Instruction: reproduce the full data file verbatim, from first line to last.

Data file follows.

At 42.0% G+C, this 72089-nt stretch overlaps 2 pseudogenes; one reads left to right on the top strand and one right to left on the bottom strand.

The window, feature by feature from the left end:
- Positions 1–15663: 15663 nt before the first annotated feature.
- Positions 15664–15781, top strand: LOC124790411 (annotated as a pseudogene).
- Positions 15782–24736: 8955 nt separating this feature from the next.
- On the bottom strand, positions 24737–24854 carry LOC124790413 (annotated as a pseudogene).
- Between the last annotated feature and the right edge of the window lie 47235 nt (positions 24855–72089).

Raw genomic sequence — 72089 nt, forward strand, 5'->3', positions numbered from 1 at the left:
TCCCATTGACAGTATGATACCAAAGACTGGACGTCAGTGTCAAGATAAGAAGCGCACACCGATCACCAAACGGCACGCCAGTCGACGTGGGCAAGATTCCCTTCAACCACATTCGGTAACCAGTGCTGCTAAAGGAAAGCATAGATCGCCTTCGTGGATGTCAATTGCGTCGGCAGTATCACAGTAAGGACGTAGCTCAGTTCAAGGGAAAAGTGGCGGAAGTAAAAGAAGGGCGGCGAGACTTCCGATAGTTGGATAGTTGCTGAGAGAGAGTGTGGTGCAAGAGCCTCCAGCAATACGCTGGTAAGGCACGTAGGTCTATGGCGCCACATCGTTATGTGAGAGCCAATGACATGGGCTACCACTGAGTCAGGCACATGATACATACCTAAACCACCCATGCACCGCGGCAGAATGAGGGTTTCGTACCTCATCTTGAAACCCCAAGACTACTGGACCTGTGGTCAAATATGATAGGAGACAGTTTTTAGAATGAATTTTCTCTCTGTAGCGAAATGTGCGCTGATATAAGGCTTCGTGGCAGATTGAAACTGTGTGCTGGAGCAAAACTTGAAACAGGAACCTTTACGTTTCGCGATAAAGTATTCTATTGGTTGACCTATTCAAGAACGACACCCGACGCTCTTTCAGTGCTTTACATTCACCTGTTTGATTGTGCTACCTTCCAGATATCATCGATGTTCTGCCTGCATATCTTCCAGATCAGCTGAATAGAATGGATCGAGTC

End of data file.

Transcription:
At 42.0% G+C, this 72089-nt stretch overlaps 2 pseudogenes; one reads left to right on the top strand and one right to left on the bottom strand.

The window, feature by feature from the left end:
- Positions 1–15663: 15663 nt before the first annotated feature.
- Positions 15664–15781, top strand: LOC124790411 (annotated as a pseudogene).
- Positions 15782–24736: 8955 nt separating this feature from the next.
- On the bottom strand, positions 24737–24854 carry LOC124790413 (annotated as a pseudogene).
- Between the last annotated feature and the right edge of the window lie 47235 nt (positions 24855–72089).

Raw genomic sequence — 72089 nt, forward strand, 5'->3', positions numbered from 1 at the left:
TCCCATTGACAGTATGATACCAAAGACTGGACGTCAGTGTCAAGATAAGAAGCGCACACCGATCACCAAACGGCACGCCAGTCGACGTGGGCAAGATTCCCTTCAACCACATTCGGTAACCAGTGCTGCTAAAGGAAAGCATAGATCGCCTTCGTGGATGTCAATTGCGTCGGCAGTATCACAGTAAGGACGTAGCTCAGTTCAAGGGAAAAGTGGCGGAAGTAAAAGAAGGGCGGCGAGACTTCCGATAGTTGGATAGTTGCTGAGAGAGAGTGTGGTGCAAGAGCCTCCAGCAATACGCTGGTAAGGCACGTAGGTCTATGGCGCCACATCGTTATGTGAGAGCCAATGACATGGGCTACCACTGAGTCAGGCACATGATACATACCTAAACCACCCATGCACCGCGGCAGAATGAGGGTTTCGTACCTCATCTTGAAACCCCAAGACTACTGGACCTGTGGTCAAATATGATAGGAGACAGTTTTTAGAATGAATTTTCTCTCTGTAGCGAAATGTGCGCTGATATAAGGCTTCGTGGCAGATTGAAACTGTGTGCTGGAGCAAAACTTGAAACAGGAACCTTTACGTTTCGCGATAAAGTATTCTATTGGTTGACCTATTCAAGAACGACACCCGACGCTCTTTCAGTGCTTTACATTCACCTGTTTGATTGTGCTACCTTCCAGATATCATCGATGTTCTGCCTGCATATCTTCCAGATCAGCTGAATAGAATGGATCGAGTC